Author: Amy Ingram
Worldwide Clean Tech Segment Manager, Vice President
Chubb Group of Insurance Companies

Brazil, India, Mexico and China, as well as other countries with favorable resources, economies, and investment

environments are luring U.S. clean tech executives across international borders to meet and negotiate with foreign business leaders as well as explore new markets. A 2013 American Express Global Business Travel Survey found that those who travel outside of the U.S. for business reported taking an average of six international trips annually.

The global clean energy sector is projected to grow over the next decade from $248.7 billion in 2012 to $426.1 billion in 2022. This increased growth will be accompanied by increased business travel and potentially increased risk for clean tech executives as they accrue frequent flyer miles.

Clean technology companies are often global from the onset; however, they may fail to realize how global they are if they do not have operations in another country. According to the 2012 Chubb Clean Technology Survey, three out of four clean tech companies operate internationally.

As a result, clean tech executives could find themselves in a country with a rapidly shifting political climate or in locations with limited access to medical care. Before sending executives off to a potentially risky situation, clean tech companies should have a strategy in place to help protect their executives and manage the risk of business travel.

Business travel brings added risk exposure.

In the clean technology industry, business travel is abundant with executives who are sourcing component part manufacturers, scouting renewable resources and developing supply chains, as well as building financial and other business relationships. Due to the smaller size of many clean technology companies and the types of activities that take place on these trips, senior executives are frequently the ones that find themselves “up in the air.” These senior executives often are the company’s intellectual capital and their knowledge and effort is critical to the continued growth of the business. A critical or fatal injury or an illness could put the sustainability of the entire company at risk.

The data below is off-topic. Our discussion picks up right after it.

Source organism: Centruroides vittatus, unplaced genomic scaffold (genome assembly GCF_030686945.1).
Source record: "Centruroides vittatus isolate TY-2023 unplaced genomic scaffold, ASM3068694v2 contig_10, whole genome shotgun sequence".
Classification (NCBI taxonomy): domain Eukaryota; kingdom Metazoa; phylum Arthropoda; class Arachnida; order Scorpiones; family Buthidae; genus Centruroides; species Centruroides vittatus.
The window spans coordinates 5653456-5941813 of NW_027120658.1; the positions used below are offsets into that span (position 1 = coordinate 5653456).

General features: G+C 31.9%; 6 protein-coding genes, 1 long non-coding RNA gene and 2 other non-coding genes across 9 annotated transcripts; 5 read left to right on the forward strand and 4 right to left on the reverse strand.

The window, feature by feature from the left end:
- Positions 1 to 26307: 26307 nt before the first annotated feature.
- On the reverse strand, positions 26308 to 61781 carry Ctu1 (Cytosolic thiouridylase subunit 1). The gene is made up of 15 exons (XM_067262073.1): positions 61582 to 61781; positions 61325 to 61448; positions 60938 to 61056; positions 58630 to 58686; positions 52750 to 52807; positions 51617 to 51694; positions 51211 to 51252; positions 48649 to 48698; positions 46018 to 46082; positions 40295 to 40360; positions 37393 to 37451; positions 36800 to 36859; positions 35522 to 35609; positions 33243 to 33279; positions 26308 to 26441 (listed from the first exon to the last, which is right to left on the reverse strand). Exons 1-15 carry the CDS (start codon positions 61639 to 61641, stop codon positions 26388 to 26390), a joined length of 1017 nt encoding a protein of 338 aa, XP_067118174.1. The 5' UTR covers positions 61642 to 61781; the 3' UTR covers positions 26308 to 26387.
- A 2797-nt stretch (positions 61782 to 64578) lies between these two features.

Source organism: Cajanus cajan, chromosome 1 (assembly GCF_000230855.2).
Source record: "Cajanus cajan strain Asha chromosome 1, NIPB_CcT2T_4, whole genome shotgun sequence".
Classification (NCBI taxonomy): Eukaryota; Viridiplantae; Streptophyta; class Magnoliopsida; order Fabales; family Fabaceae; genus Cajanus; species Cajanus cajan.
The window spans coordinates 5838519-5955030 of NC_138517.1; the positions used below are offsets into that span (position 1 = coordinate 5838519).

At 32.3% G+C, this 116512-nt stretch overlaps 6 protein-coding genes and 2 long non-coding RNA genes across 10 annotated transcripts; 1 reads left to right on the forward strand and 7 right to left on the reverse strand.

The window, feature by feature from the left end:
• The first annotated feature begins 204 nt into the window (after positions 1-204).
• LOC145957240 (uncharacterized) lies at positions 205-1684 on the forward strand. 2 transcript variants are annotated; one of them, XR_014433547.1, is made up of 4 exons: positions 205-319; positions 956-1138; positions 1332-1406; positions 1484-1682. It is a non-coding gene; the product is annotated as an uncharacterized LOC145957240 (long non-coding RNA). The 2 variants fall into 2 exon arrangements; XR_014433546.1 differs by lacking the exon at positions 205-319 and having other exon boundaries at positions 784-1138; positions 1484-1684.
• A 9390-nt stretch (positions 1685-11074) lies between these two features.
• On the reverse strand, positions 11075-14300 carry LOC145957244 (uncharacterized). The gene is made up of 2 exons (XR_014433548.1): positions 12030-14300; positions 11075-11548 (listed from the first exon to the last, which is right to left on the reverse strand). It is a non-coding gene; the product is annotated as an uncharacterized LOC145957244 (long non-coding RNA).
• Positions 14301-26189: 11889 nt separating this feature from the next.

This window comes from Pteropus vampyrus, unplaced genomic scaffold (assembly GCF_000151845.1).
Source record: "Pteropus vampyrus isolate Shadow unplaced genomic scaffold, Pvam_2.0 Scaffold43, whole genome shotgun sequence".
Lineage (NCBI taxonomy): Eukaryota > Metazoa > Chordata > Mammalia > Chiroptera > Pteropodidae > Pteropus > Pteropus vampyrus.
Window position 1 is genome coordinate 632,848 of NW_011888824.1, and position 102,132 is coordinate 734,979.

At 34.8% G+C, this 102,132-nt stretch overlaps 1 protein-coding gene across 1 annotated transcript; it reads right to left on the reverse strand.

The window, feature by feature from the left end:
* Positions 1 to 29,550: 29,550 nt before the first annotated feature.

With so much intellectual capital at stake, clean tech companies need to consider developing a formal plan to manage the risk of business travel. Start by knowing where your employees are at all times and requiring employees to review pre-travel reports that outline country specific hazards prior to travel.  Evaluate how many employees travel on an airplane at the same time. Key executives and employees should not travel on the same plane together, lest a worst-case scenario occur. But, there is more that can be done to help protect executives on the go.

Where to begin?

To get started, the following insurance products and risk mitigation best practices should be on the radar screen when thinking about a business travel risk management strategy:

Foreign Voluntary Workers Compensation

Workers compensation insurance, which employers are required to purchase in the United States, typically insures employees who are sick or injured while on the job in the United States. This policy may also provide some medical and wage benefits for employees who are traveling outside of the United States, but that feature is limited. Clean tech companies should also consider purchasing foreign voluntary workers compensation insurance designed to help protect executives and others who travel outside the U.S.

A foreign voluntary workers compensation policy can — in addition to providing medical benefits and wage continuation — apply to the additional expense of repatriating a sick or injured employee. Repatriation expenses can be very costly—for example, a medical helicopter evacuation costs about $60,000, while flying an executive who has suffered a stroke from a rural area of China back to the United States could cost as much as $150,000. Executives that need to be repatriated from China may also require special medical clearance and visas.